Congress shall make no law respecting an establishment of religion, or prohibiting the free exercise thereof; of abridging the freedom of speech, or of the press; or the right of the people peaceably to assemble, and to petition the government for a redress of grievances. This should sound familiar to any United States citizen. We have been hearing it all of our lives. It is the First Amendment to the United States Constitution. Over recent years many people have decided that our speech should be curtailed if not all-out censored. This censorship of our speech is commonly known as political correctness. However, requiring people to be politically correct and punishing them if they are not is unconstitutional, for it inhibits a person s right to be honest, to speak unpopular sentiments and to question authority.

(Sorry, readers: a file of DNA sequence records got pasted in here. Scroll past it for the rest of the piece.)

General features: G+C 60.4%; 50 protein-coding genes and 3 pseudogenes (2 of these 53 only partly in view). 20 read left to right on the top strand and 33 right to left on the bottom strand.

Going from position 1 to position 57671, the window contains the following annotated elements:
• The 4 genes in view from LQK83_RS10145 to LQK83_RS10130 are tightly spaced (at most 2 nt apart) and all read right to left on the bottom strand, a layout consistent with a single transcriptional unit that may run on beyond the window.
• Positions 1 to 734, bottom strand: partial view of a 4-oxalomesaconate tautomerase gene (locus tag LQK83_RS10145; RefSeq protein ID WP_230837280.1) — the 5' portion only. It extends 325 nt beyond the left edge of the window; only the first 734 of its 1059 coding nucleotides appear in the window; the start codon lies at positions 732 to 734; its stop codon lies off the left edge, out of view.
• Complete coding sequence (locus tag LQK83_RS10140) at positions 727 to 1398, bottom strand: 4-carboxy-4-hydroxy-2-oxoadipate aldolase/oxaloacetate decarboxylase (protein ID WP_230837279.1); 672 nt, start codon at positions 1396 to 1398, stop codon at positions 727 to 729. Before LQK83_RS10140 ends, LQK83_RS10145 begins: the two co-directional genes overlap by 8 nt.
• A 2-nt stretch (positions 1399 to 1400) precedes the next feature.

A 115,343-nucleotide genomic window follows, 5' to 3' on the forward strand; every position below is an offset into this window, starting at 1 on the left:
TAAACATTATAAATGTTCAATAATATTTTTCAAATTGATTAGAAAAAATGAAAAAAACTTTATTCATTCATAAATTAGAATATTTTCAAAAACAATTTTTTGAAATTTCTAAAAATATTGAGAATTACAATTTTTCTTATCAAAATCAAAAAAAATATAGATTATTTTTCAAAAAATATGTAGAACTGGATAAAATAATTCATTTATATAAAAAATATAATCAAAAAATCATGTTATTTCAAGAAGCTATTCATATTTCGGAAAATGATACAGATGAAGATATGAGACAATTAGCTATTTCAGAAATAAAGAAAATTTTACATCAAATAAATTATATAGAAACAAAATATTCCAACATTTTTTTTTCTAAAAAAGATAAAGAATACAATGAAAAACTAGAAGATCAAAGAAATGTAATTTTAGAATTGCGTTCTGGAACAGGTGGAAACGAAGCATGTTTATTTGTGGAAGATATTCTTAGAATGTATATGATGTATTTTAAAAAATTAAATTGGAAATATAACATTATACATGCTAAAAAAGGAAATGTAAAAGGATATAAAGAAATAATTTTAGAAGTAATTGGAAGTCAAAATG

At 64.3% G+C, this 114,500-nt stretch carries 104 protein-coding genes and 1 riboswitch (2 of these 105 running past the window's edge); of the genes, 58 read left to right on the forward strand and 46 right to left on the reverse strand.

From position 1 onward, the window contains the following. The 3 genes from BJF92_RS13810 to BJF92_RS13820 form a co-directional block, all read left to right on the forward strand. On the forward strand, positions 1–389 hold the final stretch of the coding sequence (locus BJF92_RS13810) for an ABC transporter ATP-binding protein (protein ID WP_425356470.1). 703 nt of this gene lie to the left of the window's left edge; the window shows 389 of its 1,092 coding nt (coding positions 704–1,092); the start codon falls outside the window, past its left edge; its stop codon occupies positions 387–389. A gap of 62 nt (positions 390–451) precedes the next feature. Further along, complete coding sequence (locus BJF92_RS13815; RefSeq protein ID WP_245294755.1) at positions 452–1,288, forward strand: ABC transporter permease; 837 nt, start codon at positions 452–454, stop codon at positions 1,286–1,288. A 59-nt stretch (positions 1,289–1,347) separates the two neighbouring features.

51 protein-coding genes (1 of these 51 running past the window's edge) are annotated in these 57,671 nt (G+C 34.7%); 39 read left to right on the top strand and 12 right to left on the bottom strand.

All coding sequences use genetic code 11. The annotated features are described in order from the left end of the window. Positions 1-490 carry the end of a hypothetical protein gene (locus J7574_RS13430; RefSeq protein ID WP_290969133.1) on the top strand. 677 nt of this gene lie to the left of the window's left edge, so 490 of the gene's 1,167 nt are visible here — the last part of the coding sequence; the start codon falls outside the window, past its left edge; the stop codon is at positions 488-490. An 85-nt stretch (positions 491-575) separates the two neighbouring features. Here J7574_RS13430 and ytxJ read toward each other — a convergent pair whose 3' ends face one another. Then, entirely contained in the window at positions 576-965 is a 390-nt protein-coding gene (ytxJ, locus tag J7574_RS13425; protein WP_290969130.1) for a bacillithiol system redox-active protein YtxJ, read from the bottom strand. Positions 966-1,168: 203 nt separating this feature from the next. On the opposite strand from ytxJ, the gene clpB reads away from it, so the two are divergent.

In 1987, Charles Lawrence, a professor of law at Stanford University, wrote an essay arguing that it is in fact constitutional to suppress speech with a racist message. From his essay people came to the conclusion that restraining speech that is hostile to any minority is constitutional. Extrapolating this argument, many others came to the conclusion that political correctness should also be applied to five general areas: racial minorities, gender relations, homosexuals, American society as a whole, and Western culture and values. Many feel these groups are being oppressed and should no longer be verbally persecuted. Consequently, speech considered offensive to these groups should be prohibited and all people required to treat others with sensitivity and respect. After all, is not every man and woman created with equal value in the eyes of God? Although all of this political correctness might sound ideal, there really are many dangers with the concept. Sociologist Paul Hollander says that any man who is not politically correct may be publicly abused, ostracized, formally or informally sanctioned, suffer from job consequences, and may be subjected to sensitivity training. Imagine an American citizen suffering such treatment for speaking freely. Is it not this person s right to speak however he or she desires? Yes, there are some logical limitations to freedom of speech. For example, a man cannot yell fire! in the middle of a crowded theater for obvious reasons. However, he is and should be able to speak freely against whomever he wishes without the fear of legal consequences. When it was decided that our speech was to be censored it only applied to minorities. You can call a white man a redneck, white trash, a cracker, whatever you want. No one is going to stop you; you might even get a laugh. But, if this man were gay, retarded, black, or Hispanic, you would not dare say such things. People cannot speak freely anymore about what bothers them concerning the behavior or beliefs of others. If one were to see a black man breaking the law, he or she might hesitate to tell the police. What if the policeman is black? He might assume that he or she is just racist and thinks that every black guy is a criminal. However, if the person is breaking the law, he is a criminal; his being black has nothing to do with it. What kind of nation do we live in where people have to hesitate to tell the truth as they see it? What is wrong with being honest? What is wrong is that our society has become so psychologically hypersensitive that it is against the law to say something that may hurt the feelings of various minorities. Political correctness strips people of their right to freedom of speech. No where in the Constitution did our forefathers write that United States citizen s have the freedom to speech, unless it hurts the poor, the gay community, or the feelings of a black person. People say stupid, hurtful things that anger others. This is their right as US citizens. If we begin censoring any speech we run the risk of suppressing the truth. After all, 250 years ago it was considered treason to speak out against the King of England.